Archive for the ‘General’ Category

Have you had your sea vegetables today?

Thursday, February 18th, 2010

Most folks these days are mineral deficient. Minerals, as in: calcium, magnesium, potassium, iron, iodine, sodium, zinc, selenium, etc….What’s the big deal you may ask? Minerals are needed not just for our bones but for our muscles to contract and relax, for all enzymes to function properly, nearly every physiological process involves a mineral.

One of the best ways to get minerals is to eat lots of vegetables and some fruits. If you want a mineral packed source – turn to the sea. Sea vegetables or seaweed are actually algae.

Sea Vegetables contain nearly all the minerals needed by humans. These mineral include: calcium, magnesium, sodium, potassium, iodine, iron, zinc and numerous trace minerals. Sea vegetables also contain important vitamins: beta carotene, B1, B2, B6, niacin, vitamin C, pantothenic acid and folic acid. It also, contains varying amounts of protein depending on type with the some red algae having amounts comparable to legumes.

Common sea vegetables are brown algae: arame, hijiki, kombu (aka kelp), wakame, agar-agar; red algae: dulse, irish moss (carrageen) nori (aka laver).

Of note hijiki contains high amounts of calcium; kelp or kombu contains high amounts of magnesium; dulse is high in B6, iron and potassium.

Health Benefits include aiding in detoxification of the body (binding to heavy metals), source of minerals, support digestion, support the immune system, beneficial for bone, anemia, aid with hormone balance, may aid with weight loss by induce fat burning, lowering cholesterol, stabilizing blood sugar, reducing blood pressure and reducing risk of metabolic syndrome.

One study showed the ability of iodine or iodine-rich seaweed to inhibit breast tumor development: Smyth PPA. The thyroid, iodine and breast cancer. Breast Cancer Res. 2003;5:235-238.

Sea vegetables are also a source of lignans (also found in flax seed) which are thought to play a role in preventing certain types of cancer, particularly breast cancer.

Here are some easy ways to incorporate sea vegetables into your diet

· Add a piece of kombu or kelp in a pot of beans, soups and stocks
· A pinch to a handful of most any sea vegetable to any long cooked dishes such as lentil & bean soups, stews, chilis, etc
· Sprinkle flaked or cut up pieces of sea vegetables on salads, over rice or other grains.
· Use flaked sea vegetable as a seasoning in place of salt
· Add a small amount into baked goods
· Add to a sandwich
· Dry into snack chips

This is a favorite soup recipe which features laver or nori:

Laver Egg Drop Soup
4 servings

3 eggs
4 cups chicken stock
4 sheets of nori, torn into small pieces
1 Tbs corn starch
1/2 tsp grated ginger
1 Tbs soy sauce
1 Tbs shaoshing wine or sherry
3 scallions, sliced
¼ tsp ground white pepper
¼ tsp toasted sesame oil

Stir together 1/2 cup of chicken stock with the cornstarch, set aside.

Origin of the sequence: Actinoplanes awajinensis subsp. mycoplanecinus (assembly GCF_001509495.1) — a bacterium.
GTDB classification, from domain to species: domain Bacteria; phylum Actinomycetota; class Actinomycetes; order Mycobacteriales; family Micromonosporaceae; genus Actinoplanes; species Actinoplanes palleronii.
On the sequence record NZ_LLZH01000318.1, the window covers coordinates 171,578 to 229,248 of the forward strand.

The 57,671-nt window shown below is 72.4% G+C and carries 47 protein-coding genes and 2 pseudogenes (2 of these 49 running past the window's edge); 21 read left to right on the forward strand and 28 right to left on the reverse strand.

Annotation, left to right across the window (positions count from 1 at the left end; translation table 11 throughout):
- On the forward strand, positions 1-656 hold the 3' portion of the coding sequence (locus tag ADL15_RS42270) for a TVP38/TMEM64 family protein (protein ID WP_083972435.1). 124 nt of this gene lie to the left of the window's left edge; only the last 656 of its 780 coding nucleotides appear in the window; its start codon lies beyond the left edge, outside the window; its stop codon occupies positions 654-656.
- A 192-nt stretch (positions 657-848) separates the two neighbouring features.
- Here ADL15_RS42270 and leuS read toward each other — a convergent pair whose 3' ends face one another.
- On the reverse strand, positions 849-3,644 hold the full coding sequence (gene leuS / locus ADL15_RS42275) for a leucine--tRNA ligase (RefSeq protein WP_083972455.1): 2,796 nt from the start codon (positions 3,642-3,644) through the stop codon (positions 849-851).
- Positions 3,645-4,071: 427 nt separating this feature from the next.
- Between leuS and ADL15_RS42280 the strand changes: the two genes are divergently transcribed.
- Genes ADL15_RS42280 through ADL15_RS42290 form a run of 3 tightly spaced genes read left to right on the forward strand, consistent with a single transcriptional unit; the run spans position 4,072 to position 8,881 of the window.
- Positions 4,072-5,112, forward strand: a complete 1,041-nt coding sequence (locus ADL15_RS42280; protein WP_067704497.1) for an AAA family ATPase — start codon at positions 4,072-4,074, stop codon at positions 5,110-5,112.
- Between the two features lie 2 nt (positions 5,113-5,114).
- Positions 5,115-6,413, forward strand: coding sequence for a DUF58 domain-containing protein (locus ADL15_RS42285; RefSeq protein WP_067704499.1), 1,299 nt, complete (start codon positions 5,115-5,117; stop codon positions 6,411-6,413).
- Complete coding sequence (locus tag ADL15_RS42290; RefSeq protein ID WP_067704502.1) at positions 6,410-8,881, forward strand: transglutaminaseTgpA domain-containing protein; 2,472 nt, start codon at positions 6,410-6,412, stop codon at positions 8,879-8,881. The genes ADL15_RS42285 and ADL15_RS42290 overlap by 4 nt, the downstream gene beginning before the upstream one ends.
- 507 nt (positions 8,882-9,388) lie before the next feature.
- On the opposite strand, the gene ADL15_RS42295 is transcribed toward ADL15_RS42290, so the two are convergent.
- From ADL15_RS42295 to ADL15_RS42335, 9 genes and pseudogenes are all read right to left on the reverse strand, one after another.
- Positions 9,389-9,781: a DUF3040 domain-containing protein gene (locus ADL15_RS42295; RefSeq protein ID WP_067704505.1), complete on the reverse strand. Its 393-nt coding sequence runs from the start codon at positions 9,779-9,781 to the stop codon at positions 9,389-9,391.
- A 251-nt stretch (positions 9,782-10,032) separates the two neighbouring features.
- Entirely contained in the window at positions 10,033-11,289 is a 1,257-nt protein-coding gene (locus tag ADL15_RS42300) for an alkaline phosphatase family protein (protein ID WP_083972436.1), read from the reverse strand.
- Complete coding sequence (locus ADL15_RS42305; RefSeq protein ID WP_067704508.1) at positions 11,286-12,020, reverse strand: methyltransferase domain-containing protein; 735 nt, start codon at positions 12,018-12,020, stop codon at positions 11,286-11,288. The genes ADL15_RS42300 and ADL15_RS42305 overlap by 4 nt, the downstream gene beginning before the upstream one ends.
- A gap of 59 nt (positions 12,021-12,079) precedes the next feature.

Lighty beat eggs.

In a medium size pot, heat together remaining chicken stock with ginger,
soy sauce, pepper and wine with the nori pieces. Bring to a boil, stir in the
cornstarch slurry. Let simmer. Add the scallions.

Turn off heat. While stirring the soup in a clockwise direction, slowly
add the egg in a thin stream. Garnish with a few drops of sesame oil.
Serve immediately.

Enjoy!

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Product Spotlight on Bread

Friday, November 24th, 2006

Convenience has two faces. In order to save time – to mass produce, sacrifices are made. Case in point – bread.

First let’s look at wheat, the main ingredient in bread. Domesticated wheat – bred to grow faster, resist disease, increase yield among other things has sacrificed many of the nutrients in the original wild varieties of wheat – spelt, kamut, emmet, and farro are a few. Cool names too! Scientist are now breeding these ‘lost’ nutrients back into domesticated wheat. Kind of strange, why not go back to the wild variety?

Second, let’s look at leavening or what is done to make the dough rise. Today, super fast acting yeast cultures with special flours and conditioners make bread rise fast. Time, after all is money. Back in the old days, bread was made with a long slow fermentation using a culture of wild yeast and lactobacillus bacteria along with some other critters and enzymes. The result was a nutritious loaf with a sour tang – what we call sour dough bread.

So what’s the big deal? What’s wrong with our technologically ‘advanced’ mass-produced bread? Well, we now understand that fermenting grains, in this case, via the long slow rise of bread makes the grains easier to digest by breaking down the gluten and making the nutrients more bio-available. Nutrients are also added from the by-products of the various critters in the fermenting culture.

Further, grains have a compound called phytic acid, which while in our gut, bind to minerals that are essential to our health – like calcium, magnesium, zinc, iron and copper. Finally, the long fermentation breaks down much of the starch converting our loaf of bread from what is usually considered a refined carbohydrate into a complex carbohydrate.

There are many fine artisan breads being baked out there using the time honored tradition of a long slow fermentation using wild cultures – breads with crisp crusts, hearty textures and oh so much flavor. If you’d like to try baking a loaf or two or eight yourself, check out the posts on No-Knead Bread at Tasty Bytes.

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